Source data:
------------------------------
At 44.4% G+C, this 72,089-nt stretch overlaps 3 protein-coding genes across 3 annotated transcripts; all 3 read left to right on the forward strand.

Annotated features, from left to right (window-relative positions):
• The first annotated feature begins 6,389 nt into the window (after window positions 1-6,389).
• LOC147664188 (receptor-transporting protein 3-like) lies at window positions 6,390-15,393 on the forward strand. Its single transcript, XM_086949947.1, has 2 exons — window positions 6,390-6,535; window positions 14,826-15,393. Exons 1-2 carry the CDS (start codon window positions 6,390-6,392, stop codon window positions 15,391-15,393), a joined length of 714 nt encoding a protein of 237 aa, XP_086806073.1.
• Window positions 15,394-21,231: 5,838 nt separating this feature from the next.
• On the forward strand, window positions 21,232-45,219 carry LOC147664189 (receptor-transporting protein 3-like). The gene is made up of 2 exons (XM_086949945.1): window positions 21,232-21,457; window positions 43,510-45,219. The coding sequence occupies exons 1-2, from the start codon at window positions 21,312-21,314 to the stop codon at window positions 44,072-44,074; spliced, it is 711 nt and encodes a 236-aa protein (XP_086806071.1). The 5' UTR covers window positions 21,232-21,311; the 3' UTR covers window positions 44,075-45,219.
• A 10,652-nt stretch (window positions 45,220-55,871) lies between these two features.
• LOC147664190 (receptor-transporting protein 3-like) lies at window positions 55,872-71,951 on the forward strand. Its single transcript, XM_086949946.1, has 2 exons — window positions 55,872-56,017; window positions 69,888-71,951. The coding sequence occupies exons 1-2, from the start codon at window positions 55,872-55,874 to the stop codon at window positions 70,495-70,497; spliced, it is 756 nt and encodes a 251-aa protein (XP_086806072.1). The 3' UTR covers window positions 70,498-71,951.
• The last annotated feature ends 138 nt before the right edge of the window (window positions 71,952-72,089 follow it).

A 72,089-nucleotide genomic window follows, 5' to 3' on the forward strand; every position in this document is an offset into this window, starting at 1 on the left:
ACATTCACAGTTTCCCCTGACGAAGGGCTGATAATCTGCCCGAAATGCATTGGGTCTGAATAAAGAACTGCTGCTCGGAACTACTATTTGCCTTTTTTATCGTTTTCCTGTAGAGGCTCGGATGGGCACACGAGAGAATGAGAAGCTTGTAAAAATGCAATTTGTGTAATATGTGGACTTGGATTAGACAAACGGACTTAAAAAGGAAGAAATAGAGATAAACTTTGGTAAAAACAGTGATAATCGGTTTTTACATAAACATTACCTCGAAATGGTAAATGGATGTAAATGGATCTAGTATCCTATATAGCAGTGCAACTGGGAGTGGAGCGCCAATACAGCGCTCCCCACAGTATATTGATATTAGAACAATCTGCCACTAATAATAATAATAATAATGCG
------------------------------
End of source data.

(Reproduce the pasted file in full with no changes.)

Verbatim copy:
At 44.4% G+C, this 72,089-nt stretch overlaps 3 protein-coding genes across 3 annotated transcripts; all 3 read left to right on the forward strand.

Annotated features, from left to right (window-relative positions):
• The first annotated feature begins 6,389 nt into the window (after window positions 1-6,389).
• LOC147664188 (receptor-transporting protein 3-like) lies at window positions 6,390-15,393 on the forward strand. Its single transcript, XM_086949947.1, has 2 exons — window positions 6,390-6,535; window positions 14,826-15,393. Exons 1-2 carry the CDS (start codon window positions 6,390-6,392, stop codon window positions 15,391-15,393), a joined length of 714 nt encoding a protein of 237 aa, XP_086806073.1.
• Window positions 15,394-21,231: 5,838 nt separating this feature from the next.
• On the forward strand, window positions 21,232-45,219 carry LOC147664189 (receptor-transporting protein 3-like). The gene is made up of 2 exons (XM_086949945.1): window positions 21,232-21,457; window positions 43,510-45,219. The coding sequence occupies exons 1-2, from the start codon at window positions 21,312-21,314 to the stop codon at window positions 44,072-44,074; spliced, it is 711 nt and encodes a 236-aa protein (XP_086806071.1). The 5' UTR covers window positions 21,232-21,311; the 3' UTR covers window positions 44,075-45,219.
• A 10,652-nt stretch (window positions 45,220-55,871) lies between these two features.
• LOC147664190 (receptor-transporting protein 3-like) lies at window positions 55,872-71,951 on the forward strand. Its single transcript, XM_086949946.1, has 2 exons — window positions 55,872-56,017; window positions 69,888-71,951. The coding sequence occupies exons 1-2, from the start codon at window positions 55,872-55,874 to the stop codon at window positions 70,495-70,497; spliced, it is 756 nt and encodes a 251-aa protein (XP_086806072.1). The 3' UTR covers window positions 70,498-71,951.
• The last annotated feature ends 138 nt before the right edge of the window (window positions 71,952-72,089 follow it).

A 72,089-nucleotide genomic window follows, 5' to 3' on the forward strand; every position in this document is an offset into this window, starting at 1 on the left:
ACATTCACAGTTTCCCCTGACGAAGGGCTGATAATCTGCCCGAAATGCATTGGGTCTGAATAAAGAACTGCTGCTCGGAACTACTATTTGCCTTTTTTATCGTTTTCCTGTAGAGGCTCGGATGGGCACACGAGAGAATGAGAAGCTTGTAAAAATGCAATTTGTGTAATATGTGGACTTGGATTAGACAAACGGACTTAAAAAGGAAGAAATAGAGATAAACTTTGGTAAAAACAGTGATAATCGGTTTTTACATAAACATTACCTCGAAATGGTAAATGGATGTAAATGGATCTAGTATCCTATATAGCAGTGCAACTGGGAGTGGAGCGCCAATACAGCGCTCCCCACAGTATATTGATATTAGAACAATCTGCCACTAATAATAATAATAATAATGCG